CoStar Column: Slew of retail and leisure fails have a common denominator

By Stephen Springham - Monday, March 12, 2018 8:00

A number of long-anticipated retail and F&B failures have finally materialised over the last week or so, and there is a common denominator, writes Stephen Springham, Head of Retail Research, Knight Frank

Private equity-owned Toys ‘R Us finally succumbed to administration on the same day as private equity-owned electronics business Maplin. Private equity-owned New Look has subsequently filed for a CVA, in an attempt to cut its rent roll by as much as 60%. On the F&B side, private equity-owned Prezzo has also put forward a CVA that will see 90+ sites close. This follows earlier administrations at private equity-owned burger chain Byrons and private equity-owned Jamie’s Italian.

I think I’ve made my point as to the common denominator between all these failures. It’s a point I’ve made before and the fact that retailers and private equity ownership often make for a toxic mix is a notion I will always stand by. However, despite overwhelming evidence in support of my convictions, other commentators tend to cite alternative reasons. Some of these carry weight, but others are very spurious.

Weak consumer confidence and declining spend are complete red herrings. Despite all expectations to the contrary, the UK consumer is continuing to spend in defiance of all economic logic. Overall retail sales grew by 4.5% in 2017, with some spending categories significantly higher than this – including electricals at 7.0% and clothing at 6.7%. Weak consumer demand is the flimsiest excuses for most retailer failures. The rise of online is another lazy conclusion to reach. Most of the recent retailer failures are established multi-channel operations with an active (if not seamless) online arm. The notion that they have fallen by the wayside because they have been usurped by online pure-plays is as tenuous as it is facile.

Putting ownership to one side, there are more fundamental issues that are undoubtedly a factor in retailer failures. In the case of Maplin, for example, one of the key issues is that gross margins in electricals are notoriously thin. In layman’s terms, it’s very hard to make money in electricals, all the more so in a high-cost environment such as the high street, to which Maplin is still heavily exposed.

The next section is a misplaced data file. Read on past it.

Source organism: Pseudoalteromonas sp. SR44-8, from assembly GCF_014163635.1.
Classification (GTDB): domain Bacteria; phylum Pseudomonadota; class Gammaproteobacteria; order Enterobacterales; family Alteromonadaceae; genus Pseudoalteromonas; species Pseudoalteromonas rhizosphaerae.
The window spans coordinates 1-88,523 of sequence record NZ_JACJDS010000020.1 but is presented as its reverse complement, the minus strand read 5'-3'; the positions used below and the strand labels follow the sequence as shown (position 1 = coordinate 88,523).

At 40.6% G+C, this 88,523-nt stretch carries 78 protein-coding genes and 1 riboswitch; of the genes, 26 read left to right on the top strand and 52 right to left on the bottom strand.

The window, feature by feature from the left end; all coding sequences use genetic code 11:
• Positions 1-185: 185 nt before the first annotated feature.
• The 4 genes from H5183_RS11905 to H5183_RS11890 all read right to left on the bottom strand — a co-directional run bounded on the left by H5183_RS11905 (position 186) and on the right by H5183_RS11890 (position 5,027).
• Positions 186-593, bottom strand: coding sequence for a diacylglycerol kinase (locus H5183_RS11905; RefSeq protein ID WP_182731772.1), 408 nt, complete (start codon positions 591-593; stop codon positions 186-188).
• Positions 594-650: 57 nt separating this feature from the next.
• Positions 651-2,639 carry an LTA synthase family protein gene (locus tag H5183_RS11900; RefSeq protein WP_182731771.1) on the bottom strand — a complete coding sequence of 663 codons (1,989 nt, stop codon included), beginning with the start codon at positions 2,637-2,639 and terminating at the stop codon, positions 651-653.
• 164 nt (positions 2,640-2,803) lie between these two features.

The key issue surrounding New Look is perhaps even more fundamental – its product hasn’t been as compelling as many of its competitors for a while now. Fashion retailers are all about product and New Look has clearly played second fiddle on the merchandising side to the likes of Primark and the online pure-plays such as ASOS, Missguided and boohoo. In the case of the pure-plays, the issue is far less that they only operate online, much more that they are excellent retailers who really understand their customers and have a compelling product offer. They are doing the fundamentals of fashion retailing better than New Look, regardless of their channel of operation.

New Look’s store portfolio is not the root of its problems, although like many retailers, it has been guilty of not managing its estate as effectively as it might. It has not been as aggressive as it might have been in weeding out under-performing stores and a number of sites may well be over-rented – this will obviously play out through the CVA process and is a site-by-site issue. Its stores are not necessarily the root of the problem, but it’s an obvious place to make initial cost savings.

But New Look’s property issues are secondary to the more fundamental ones of getting the product right. And, of course, both these issues are subordinate to the small matter of £1.2bn of debt reportedly racked up by past and present private equity owners…

Stephen Springham, Head of Retail Research, Knight Frank

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